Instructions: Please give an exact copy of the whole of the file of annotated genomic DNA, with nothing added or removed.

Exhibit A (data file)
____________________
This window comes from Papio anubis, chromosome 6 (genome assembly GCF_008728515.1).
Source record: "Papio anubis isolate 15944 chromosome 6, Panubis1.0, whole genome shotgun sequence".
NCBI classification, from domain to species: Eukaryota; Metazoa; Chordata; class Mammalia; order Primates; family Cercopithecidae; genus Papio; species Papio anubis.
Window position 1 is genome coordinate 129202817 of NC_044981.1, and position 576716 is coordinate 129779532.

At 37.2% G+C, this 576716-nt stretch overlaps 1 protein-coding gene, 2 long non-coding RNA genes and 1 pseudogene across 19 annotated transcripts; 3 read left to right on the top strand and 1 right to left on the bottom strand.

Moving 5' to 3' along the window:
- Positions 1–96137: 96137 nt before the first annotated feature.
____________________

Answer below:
This window comes from Papio anubis, chromosome 6 (genome assembly GCF_008728515.1).
Source record: "Papio anubis isolate 15944 chromosome 6, Panubis1.0, whole genome shotgun sequence".
NCBI classification, from domain to species: Eukaryota; Metazoa; Chordata; class Mammalia; order Primates; family Cercopithecidae; genus Papio; species Papio anubis.
Window position 1 is genome coordinate 129202817 of NC_044981.1, and position 576716 is coordinate 129779532.

At 37.2% G+C, this 576716-nt stretch overlaps 1 protein-coding gene, 2 long non-coding RNA genes and 1 pseudogene across 19 annotated transcripts; 3 read left to right on the top strand and 1 right to left on the bottom strand.

Moving 5' to 3' along the window:
- Positions 1–96137: 96137 nt before the first annotated feature.